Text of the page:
>
                    > Hey all,
                    >
                    > I suppose this is a bit of an odd question.
                    >
                    > I'm a fairly new geocacher, and I've discovered something interesting: I prefer geocaching away from home. London? Love it. NYC? Perfect. Wisconsin? Fair enough.
                    >
                    > Why, you ask?
                    >
                    > It's because of this: Caches in other areas make sense. Those in my neck of the woods, well, don't. And I wonder why, or what I'm doing wrong.
                    >
                    > I've noticed two main things when caching in other areas.
                    >
                    > First off, the hints exist, and are useful. As an example, in my recent NY expedition, one of the hints was "approach the brown tower from stone, first on the left, looking back, take a seat." However, one of the caches in my area has the ever-helpful, "I'm shocked you need a hint."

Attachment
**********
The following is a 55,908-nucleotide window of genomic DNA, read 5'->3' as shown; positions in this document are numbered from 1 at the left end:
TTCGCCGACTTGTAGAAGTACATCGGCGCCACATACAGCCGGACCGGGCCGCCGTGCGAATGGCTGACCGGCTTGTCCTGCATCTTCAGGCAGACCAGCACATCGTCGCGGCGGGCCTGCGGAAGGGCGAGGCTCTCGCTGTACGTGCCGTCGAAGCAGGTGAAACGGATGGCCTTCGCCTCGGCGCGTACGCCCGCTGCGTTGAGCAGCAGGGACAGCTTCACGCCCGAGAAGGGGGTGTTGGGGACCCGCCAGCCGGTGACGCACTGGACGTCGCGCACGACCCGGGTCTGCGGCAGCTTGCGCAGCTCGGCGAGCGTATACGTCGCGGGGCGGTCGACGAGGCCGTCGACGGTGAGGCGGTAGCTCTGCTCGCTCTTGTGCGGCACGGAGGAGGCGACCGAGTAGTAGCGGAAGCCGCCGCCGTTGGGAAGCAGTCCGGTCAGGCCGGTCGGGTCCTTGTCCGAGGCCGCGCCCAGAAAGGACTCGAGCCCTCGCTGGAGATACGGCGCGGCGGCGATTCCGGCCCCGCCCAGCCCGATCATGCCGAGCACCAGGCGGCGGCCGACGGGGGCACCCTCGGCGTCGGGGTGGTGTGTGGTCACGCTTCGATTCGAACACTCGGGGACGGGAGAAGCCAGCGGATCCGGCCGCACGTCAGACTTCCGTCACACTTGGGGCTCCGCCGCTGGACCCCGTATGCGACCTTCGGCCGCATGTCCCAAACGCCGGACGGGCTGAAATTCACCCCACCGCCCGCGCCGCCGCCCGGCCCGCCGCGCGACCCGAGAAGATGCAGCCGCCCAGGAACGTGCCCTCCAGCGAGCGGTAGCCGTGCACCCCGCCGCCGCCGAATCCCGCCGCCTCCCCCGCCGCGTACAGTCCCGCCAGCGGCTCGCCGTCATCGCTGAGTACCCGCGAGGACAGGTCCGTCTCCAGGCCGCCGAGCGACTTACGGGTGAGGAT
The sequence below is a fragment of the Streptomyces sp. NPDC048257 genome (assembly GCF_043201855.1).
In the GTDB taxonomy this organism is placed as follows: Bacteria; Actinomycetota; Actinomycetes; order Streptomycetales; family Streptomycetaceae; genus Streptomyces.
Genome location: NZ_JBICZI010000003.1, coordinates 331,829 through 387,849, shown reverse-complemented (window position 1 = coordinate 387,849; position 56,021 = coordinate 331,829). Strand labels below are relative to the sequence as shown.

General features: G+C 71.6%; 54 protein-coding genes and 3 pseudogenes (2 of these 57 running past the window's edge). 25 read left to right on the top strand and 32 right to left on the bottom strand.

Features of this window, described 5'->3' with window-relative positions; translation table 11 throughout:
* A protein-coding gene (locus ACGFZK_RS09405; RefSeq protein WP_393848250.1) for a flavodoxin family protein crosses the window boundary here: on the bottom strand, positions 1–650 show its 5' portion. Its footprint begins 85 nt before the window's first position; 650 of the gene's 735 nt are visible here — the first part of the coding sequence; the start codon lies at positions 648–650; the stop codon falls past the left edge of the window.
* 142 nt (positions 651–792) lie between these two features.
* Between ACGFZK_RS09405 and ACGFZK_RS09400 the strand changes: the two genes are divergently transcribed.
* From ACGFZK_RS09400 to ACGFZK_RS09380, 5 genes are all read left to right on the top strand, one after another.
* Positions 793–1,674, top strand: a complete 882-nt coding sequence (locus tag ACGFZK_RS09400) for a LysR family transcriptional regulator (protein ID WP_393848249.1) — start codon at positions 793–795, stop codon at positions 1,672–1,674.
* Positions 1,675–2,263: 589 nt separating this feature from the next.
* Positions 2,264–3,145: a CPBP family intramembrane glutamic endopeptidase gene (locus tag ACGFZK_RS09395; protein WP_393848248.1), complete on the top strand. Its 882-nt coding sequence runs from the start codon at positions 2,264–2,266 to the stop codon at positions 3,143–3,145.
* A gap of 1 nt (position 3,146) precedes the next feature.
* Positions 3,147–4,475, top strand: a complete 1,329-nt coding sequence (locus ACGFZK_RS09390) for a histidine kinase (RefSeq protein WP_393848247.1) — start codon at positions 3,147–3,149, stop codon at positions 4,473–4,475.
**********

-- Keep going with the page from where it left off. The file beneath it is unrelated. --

>
                    > Second off, folks seem to love micros in my area.
                    >
                    > So my question is: Is it just that the people placing caches in my local area are trying to make them as obscure and inaccessible as possible, or is it something about the local caching culture?
                    >
                    > Either way, it's quite frustrating - it makes the barrier to entry shockingly high.
                    >
                    > Thoughts? Bueller? Bueller?
                    >
                    > Cheers,
                    >
                    > Elise/PandaChic